The location of each product or chemical must be recorded along with the container size and quantity of the material, the name of the product or chemical, the name of the company that made the product or chemical and any manufacturer’s part numbers or descriptions. This basic data will enable EHS staff to match the item to an MSDS, thus providing the critical data needed for reporting and exposures.

4 Determine impact analysis
Once you have a chemical inventory, establish which category individual substances fall into (manufactured within the EU, imported into the EU or purchased from a supplier within the EU). Convert information about the full composition of mixtures into information at the substance level. For manufacturers who need to create a list of substances in their product inventory that are either exempt or require registration, this impact analysis is critical. Manufacturers must check the REACH lists and compare the lists against their product inventory to identify which substances are affected.

5 Track substance volume
The volume in which the substances are used is also part of the requirement. By tracking the volume for each mixture, manufacturers can de-formulate any product/mixture and show the tonnage and classification for each substance. The manufacturer needs an accurate, at-a-glance view of which substances may be affected and the associated registration deadlines based on REACH tonnage bands.

6 Ensure supply chain communication
For downstream chemical end-users, an important aspect of REACH is ensuring that products/substances used in your facilities are registered by the manufacturer/ importer. If the supplier of a substance has not registered the substance, or does not intend to register it for your specific use, you will need to locate an alternate source of this material. Downstream users should generate and review reports with lists of substances by product and manufacturer and the required use.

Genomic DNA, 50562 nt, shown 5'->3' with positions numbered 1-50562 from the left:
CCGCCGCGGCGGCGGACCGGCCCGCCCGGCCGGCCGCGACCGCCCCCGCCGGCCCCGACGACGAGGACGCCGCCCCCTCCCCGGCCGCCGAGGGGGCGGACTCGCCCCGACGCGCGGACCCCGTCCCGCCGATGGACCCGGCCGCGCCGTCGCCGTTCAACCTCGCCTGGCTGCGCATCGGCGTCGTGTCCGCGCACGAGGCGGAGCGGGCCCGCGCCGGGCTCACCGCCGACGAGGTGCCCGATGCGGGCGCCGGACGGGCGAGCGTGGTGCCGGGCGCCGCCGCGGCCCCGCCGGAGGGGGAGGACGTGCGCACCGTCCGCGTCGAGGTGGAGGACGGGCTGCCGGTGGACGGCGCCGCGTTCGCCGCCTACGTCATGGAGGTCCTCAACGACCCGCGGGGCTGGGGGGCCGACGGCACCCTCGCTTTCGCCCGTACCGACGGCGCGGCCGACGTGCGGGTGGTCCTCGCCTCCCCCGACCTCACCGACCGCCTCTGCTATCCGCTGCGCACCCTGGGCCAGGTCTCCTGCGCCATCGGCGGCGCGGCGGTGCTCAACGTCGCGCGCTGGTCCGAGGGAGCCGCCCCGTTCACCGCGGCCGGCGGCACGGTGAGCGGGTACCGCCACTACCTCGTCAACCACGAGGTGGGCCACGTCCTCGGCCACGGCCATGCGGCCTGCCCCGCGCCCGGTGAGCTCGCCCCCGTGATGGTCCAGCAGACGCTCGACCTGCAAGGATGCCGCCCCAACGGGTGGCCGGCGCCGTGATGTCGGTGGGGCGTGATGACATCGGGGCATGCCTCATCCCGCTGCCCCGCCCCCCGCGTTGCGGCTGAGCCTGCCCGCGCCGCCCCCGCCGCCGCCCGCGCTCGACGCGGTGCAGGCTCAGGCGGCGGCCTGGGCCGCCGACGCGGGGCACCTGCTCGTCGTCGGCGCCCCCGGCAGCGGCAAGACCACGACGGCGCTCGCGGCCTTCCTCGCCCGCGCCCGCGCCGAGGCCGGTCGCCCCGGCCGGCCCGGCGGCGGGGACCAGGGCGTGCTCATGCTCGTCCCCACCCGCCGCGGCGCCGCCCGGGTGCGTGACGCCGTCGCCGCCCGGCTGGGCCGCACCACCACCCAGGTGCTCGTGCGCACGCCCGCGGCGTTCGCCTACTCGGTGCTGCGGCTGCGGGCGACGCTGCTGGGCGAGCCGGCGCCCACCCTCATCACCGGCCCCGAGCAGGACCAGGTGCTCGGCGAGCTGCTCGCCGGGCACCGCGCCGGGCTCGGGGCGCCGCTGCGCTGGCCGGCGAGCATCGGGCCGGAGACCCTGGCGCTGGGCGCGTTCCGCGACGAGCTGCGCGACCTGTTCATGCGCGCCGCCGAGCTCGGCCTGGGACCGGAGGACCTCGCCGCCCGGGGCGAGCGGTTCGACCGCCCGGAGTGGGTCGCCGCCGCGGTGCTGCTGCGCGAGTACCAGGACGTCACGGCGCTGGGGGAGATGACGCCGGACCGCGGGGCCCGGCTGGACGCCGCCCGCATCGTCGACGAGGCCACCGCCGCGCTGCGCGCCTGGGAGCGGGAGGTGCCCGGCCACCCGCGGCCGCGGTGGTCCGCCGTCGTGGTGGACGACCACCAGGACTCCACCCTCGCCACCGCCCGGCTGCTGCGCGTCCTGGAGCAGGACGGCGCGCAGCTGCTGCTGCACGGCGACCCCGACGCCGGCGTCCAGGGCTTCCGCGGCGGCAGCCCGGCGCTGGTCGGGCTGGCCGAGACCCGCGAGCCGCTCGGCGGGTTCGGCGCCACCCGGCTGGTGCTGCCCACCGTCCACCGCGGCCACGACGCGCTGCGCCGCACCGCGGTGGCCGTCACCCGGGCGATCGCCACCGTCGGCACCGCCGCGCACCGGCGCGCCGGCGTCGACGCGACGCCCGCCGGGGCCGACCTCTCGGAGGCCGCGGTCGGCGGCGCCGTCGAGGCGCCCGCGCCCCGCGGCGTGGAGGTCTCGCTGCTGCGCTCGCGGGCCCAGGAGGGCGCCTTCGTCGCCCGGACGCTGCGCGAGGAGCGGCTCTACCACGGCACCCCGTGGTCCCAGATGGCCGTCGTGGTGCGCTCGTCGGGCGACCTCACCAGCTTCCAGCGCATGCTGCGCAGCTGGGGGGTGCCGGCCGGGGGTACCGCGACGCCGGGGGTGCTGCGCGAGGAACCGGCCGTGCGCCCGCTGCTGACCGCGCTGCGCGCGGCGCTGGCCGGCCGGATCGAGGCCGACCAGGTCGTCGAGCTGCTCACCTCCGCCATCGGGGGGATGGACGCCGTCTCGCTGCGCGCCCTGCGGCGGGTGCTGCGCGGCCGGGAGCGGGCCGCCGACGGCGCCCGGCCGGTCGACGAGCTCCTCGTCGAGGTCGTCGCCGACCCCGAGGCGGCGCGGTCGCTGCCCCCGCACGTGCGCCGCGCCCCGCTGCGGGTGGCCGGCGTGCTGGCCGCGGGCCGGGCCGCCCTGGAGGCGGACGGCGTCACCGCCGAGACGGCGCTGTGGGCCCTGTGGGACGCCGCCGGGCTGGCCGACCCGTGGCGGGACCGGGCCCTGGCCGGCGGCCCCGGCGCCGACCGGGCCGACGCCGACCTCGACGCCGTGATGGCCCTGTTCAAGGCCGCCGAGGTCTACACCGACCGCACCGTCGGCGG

7 Match substances to MSDSs
Once an accurate inventory is obtained, each item should be associated with a manufacturer-specific MSDS. To do this, the company should contact suppliers for the appropriate MSDS for each country in the appropriate languages.

Manufacturers must write accurate and compliant MSDSs for their manufactured products. For higher volume substances, they must attach an exposure scenario for each substance in the chemical product or mixture that describes how it can be used safely, with no risk, for the intended use. They must also ensure that their management system can accommodate the newly formatted MSDSs and must train employees to interpret them.

8 Streamline the process
To use an electronic MSDS management or inventory- building tool, look for a solution that supports your REACH-compliance efforts; offers easy, step-by-step instructions; allows users to build an inventory of MSDSs specific to multiple individual locations; allows users to update, add, or delete products from their catalog; lets users run reports and provides real-time materials inventories in both summary and detail format; and lets you create and add custom fields.